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Rejection of Child Visitation Rights Under Maryland Law

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Maryland law enables parents, grandparents, and other family members to secure child visitation rights under certain circumstances. These rights allow a non-custodial party, without child custody rights, to spend time with the child in question.

At the same time, the Maryland courts have a duty to protect the best interests of any children involved. Consequently, there are situations in which the courts will deny visitation rights to a parent. But this power is normally reserved to extraordinary situations, where there is a likelihood of abuse or neglect.

Evidence of Abuse Considered

Maryland Code of Family Law Section 9-101.1 outlines the types of evidence considered in cases of potential child abuse. Under this section, the courts will consider evidence of abuse by a person against:

  • A parent of the child;
  • The spouse of a parent of the child; or
  • Any child in the parent’s household, including children from different parents.

If a Maryland court determines that abuse has occurred – or that there is a likelihood of abuse – there is a duty to protect the victim and any children involved.

Rejection of Visitation for Abuse or Neglect

Maryland Code of Family Law Section 9-101 establishes when abuse or neglect will result in rejection of child visitation rights. This section applies when the Maryland courts have a reasonable basis to believe that a person committed child abuse or neglect.

In these situations, the Maryland courts must determine if there is a likelihood of further child abuse or neglect if visitation rights are granted to the person in question. If there is a likelihood of further child abuse or neglect, the Maryland courts will deny visitation rights.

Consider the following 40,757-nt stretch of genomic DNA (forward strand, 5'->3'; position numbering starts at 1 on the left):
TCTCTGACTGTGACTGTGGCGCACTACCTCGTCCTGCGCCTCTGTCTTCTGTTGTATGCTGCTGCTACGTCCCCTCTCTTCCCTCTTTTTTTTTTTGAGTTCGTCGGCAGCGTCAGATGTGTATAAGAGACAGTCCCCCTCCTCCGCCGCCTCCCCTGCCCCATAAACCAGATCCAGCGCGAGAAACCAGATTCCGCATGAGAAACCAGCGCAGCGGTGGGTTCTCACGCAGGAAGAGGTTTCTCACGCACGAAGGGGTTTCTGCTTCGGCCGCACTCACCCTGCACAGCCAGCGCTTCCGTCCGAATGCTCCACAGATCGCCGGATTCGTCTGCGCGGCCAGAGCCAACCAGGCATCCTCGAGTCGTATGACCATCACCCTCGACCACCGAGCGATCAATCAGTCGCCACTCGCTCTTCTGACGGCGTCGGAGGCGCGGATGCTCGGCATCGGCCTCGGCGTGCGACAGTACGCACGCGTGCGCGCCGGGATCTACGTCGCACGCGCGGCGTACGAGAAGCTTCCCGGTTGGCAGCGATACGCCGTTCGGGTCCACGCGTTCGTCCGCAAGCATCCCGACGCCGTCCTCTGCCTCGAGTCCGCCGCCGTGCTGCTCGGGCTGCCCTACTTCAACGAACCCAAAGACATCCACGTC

If the Maryland courts determine that there is no likelihood of further child abuse or neglect, however, it is possible to grant visitation rights. But the courts must ensure that any visitation arrangement is supervised and will safeguard the emotional, psychological, and physiological interests of the child involved.

Rejection of Visitation for Murder

Maryland Code of Family Law Section 9-101.2 provides for the rejection of child visitation rights in cases of murder. The Maryland courts may not award visitation rights to a parent who has been found guilty of:

  • First-degree or second-degree murder in Maryland of the other parent, another child of the other parent, or any family member residing in the same home; or
  • A crime in another jurisdiction against a similar victim that would be considered first-degree or second-degree murder if committed in Maryland.

On the other hand, there is an exception for clear and convincing evidence that visitation would benefit the child’s best interests. In these cases, the courts may approve a supervised visitation arrangement that will protect the emotional, psychological, and physiological interests of the child involved.

Do You Need Legal Help?

If you need legal assistance with child visitation rights, it can be exceedingly valuable to consult with an established Bel Air child visitation attorney. The attorneys at Schlaich & Thompson, Chartered have more than 60 years of combined legal experience in family and criminal law, including child visitation rights. If you need legal help, contact us today for an initial consultation.

https://www.stclaw.net/analyzing-3-crucial-elements-of-child-support-in-maryland/

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